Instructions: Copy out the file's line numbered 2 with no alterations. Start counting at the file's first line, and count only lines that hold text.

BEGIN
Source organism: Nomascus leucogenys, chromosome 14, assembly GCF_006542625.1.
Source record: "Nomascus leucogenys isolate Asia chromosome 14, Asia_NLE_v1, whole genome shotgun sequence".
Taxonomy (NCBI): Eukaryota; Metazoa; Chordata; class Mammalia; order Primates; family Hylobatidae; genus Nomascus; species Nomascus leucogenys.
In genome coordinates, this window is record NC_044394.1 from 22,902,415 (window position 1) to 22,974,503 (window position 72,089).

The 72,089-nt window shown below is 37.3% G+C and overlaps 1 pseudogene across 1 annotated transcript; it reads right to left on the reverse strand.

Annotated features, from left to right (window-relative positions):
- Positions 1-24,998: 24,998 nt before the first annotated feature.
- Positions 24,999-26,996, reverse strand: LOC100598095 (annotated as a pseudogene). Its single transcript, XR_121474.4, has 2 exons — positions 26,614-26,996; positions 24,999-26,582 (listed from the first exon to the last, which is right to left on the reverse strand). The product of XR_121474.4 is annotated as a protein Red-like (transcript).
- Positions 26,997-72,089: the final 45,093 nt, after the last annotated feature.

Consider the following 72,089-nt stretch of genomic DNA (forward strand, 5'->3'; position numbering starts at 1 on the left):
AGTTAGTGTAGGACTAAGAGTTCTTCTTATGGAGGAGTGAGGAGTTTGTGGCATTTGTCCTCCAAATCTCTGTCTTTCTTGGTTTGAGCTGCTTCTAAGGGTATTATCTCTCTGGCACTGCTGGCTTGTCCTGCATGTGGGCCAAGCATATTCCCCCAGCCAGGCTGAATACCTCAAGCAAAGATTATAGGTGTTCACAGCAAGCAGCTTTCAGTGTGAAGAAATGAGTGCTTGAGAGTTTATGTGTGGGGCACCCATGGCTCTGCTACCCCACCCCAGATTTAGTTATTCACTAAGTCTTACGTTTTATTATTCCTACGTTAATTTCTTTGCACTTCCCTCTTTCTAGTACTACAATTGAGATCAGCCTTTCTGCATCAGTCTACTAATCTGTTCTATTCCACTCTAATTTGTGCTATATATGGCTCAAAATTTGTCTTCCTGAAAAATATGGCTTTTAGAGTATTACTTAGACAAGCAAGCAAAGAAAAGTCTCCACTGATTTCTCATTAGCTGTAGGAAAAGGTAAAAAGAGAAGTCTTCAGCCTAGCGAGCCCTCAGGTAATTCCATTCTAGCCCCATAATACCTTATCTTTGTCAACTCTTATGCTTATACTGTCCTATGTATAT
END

Source record: "Nomascus leucogenys isolate Asia chromosome 14, Asia_NLE_v1, whole genome shotgun sequence".